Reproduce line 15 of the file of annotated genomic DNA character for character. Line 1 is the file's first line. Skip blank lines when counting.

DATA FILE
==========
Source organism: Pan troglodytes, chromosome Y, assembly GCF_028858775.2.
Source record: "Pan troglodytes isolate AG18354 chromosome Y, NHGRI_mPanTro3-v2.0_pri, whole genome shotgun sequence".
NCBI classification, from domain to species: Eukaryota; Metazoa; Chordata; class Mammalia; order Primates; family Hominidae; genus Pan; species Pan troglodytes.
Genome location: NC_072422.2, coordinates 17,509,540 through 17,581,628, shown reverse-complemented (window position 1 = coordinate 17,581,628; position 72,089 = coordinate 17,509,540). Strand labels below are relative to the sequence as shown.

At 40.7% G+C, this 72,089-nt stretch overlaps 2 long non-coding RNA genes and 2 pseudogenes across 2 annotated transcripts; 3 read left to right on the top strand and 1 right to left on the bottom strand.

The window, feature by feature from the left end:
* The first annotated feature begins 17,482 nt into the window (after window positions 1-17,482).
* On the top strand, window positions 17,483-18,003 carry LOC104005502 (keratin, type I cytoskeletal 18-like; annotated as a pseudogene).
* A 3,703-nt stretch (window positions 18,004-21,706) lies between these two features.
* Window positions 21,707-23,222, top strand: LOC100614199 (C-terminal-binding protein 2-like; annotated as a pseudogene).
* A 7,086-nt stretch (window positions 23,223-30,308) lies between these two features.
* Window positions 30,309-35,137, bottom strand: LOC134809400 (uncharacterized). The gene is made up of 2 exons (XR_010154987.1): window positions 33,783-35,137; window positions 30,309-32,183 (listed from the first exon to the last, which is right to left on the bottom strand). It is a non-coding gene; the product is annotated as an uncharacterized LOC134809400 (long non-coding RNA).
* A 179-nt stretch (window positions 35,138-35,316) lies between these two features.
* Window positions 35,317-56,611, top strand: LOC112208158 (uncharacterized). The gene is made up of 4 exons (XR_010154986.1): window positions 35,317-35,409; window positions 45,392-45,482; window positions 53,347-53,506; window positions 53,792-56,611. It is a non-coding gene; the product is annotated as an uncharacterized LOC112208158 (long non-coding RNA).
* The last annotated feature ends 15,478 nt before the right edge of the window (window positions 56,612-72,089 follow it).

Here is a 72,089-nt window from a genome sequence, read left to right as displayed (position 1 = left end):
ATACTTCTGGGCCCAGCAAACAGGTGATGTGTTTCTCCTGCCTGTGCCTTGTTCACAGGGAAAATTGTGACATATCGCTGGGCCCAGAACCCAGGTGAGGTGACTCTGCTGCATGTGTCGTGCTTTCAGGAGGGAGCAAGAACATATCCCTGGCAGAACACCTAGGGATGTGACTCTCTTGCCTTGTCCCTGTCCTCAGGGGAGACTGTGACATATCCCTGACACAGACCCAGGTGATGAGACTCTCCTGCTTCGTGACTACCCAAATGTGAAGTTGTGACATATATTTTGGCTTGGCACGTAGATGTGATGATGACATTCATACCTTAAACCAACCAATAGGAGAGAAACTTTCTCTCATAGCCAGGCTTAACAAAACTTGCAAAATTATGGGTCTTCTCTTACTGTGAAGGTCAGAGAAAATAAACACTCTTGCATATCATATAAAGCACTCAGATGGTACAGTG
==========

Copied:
* The last annotated feature ends 15,478 nt before the right edge of the window (window positions 56,612-72,089 follow it).